2. You’re very supportive to others in the forum. In a recent post, you said to another member, “We care, we know, we too are frightened by our diagnosis. Don’t feel alone, that no one cares. We may not be there physically to hold you in our arms, but you have many arms around you that DO CARE.” How have you, in turn, felt supported on the site?

I try to visit the site on a daily basis and interact with my family here. If they don’t post for a while I fret and worry. They fill my need to help others to help myself. This place is my safe place. I truly believe we are family and here to help each other. I am free to tell those who understand how miserable it is on some days. They understand and perk me up with their prayers and responses. I love that we are free to share everything or nothing. This is another part of home!

3. As a former RN, how do you think your past experience informs the advice you give to others?

Most often I have to censor myself because of my prejudices toward the medical profession today. I feel I know enough to give good information and resources if needed. I am not afraid to tell it like it is. We are not here for the fairytale version of what is happening to us. We are here for truth and knowledge that what we feel is normal or not. I listen to everyone and what they say to learn for myself. I hope they can feel the love that is offered even though there is such little hope at this time. I think the main thing I give is knowledge and comfort. At least I hope so.

4. Tell us about your diagnosis. What did you do/feel in the moments following it?

Like I said, it was very sudden when it finally showed up. A few years before before I was symptomatic, it was mentioned and I recall ignoring it, saying we would worry about it when we needed to. I was breathing and living a normal life and was truly not interested in it since it was incurable and not affecting me at the time. I think I knew last year when I was diagnosed my easy time was gone. I never wondered why me, never got mad. Why not me! I think what has affected me most is I promised my grandson to take him to see the glaciers in Alaska. I cannot afford the medical supplies that includes any longer and I hate that I didn’t take him sooner. I would love to book a cruise right now, but can’t afford to lose all that money if I get worse. I investigated it earlier last month and renting the portable concentrators that go high enough and the extra batteries and the scooter make it seem so much like a dream. I think the day I realized my dream to see my grandson’s face when he saw Glacier Bay and the calving was over was the day I felt the worst. I felt my dream die and even now it brings tears to my eyes and pain to my heart. My advice to my friends and family here is do what you need to do while you still can. Don’t let this disease kill your dreams if you can still do them. DO THEM IF YOU STILL CAN.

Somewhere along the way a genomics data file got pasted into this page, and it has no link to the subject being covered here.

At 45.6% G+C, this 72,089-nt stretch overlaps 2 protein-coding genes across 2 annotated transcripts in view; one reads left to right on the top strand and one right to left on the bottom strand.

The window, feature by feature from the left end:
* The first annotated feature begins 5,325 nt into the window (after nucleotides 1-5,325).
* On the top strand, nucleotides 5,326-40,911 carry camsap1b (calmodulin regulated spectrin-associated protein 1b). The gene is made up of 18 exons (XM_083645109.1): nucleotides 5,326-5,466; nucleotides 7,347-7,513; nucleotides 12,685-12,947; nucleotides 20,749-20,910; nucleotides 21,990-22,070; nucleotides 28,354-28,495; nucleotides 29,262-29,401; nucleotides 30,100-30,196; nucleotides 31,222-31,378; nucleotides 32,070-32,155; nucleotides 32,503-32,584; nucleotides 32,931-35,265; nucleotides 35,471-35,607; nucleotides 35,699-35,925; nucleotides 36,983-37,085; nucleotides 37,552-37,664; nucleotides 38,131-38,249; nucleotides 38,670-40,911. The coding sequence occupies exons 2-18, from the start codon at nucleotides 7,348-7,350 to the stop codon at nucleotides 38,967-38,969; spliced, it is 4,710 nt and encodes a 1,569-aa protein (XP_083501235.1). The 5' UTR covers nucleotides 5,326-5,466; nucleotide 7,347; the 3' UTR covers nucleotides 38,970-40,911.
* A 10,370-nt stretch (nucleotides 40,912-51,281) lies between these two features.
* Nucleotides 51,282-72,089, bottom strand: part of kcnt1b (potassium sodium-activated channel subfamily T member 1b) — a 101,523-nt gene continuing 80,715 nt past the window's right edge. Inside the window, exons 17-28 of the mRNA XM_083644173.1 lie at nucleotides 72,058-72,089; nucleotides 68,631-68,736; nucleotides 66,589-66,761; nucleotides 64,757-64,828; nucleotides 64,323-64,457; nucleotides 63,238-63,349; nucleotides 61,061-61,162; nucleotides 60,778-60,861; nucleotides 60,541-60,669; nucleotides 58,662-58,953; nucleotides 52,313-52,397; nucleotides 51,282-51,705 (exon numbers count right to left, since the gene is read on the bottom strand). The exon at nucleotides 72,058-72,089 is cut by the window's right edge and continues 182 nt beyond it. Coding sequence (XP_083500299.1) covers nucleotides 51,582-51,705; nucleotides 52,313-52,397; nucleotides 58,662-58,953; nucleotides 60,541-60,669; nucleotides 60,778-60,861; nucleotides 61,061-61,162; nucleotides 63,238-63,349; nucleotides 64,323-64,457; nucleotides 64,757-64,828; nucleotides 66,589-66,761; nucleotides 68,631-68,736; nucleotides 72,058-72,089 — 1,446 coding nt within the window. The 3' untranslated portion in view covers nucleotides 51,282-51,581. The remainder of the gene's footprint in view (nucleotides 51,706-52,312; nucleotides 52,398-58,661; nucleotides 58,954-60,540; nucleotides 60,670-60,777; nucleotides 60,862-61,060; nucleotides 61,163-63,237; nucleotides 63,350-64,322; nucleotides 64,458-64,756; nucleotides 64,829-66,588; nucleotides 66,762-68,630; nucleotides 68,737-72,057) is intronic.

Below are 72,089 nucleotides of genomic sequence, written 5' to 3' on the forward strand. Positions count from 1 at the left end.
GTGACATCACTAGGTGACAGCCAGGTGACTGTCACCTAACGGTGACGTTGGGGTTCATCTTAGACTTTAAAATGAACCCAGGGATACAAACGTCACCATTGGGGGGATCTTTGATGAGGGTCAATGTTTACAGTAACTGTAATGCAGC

5. How would you best describe the feeling of living with IPF to someone who doesn’t have it?

I find it can be overwhelming depending on the day and what you want to get done. I am no longer independent and able to plan ahead. I need help with shopping because the cart won’t hold my oxygen and the weeks worth of groceries. I spend several days visiting different doctors every week between me and my husband, rather than going out to do what I want. I look good, feel pretty good for all that is wrong with me, I just can’t breath good. I tend to tire more easily than before and sometimes it is hard for people to understand. Like I say, I look well just sitting there with the cannula and oxygen tank or 50′ of tubing I walk around the house with. I have a love hate relationship with the oxygen. I am grateful for it making my like livable, but hate the way it looks, the constant noise and the dry nose and mouth.

Most people don’t know anything about IPF. I TELL THEM IT IS A TERMINAL DISEASE WHERE YOUR LUNGS QUIT EXPANDING AND COMPRESSING. They have two new medicines that may help prolong life with a better quality. Nothing out there to my knowledge will cure it. A lung transplant is a possibility for some but not me. I have already had my chest cracked when I had my bypass. I am too old and too fluffy to get one. So I live each day the best I can.

6. What advice would you give to a newly diagnosed person?

TALK, JOIN, DISCOVER ALL YOU CAN. THIS IS YOUR LIFE, KEEP UP WITH NEW INFORMATION. MOST OF ALL LOVE YOURSELF AND BE HAPPY YOU CAN CHANGE THINGS TO MAKE THEM BETTER with your attitude! You may not like it, but make the MOST of it.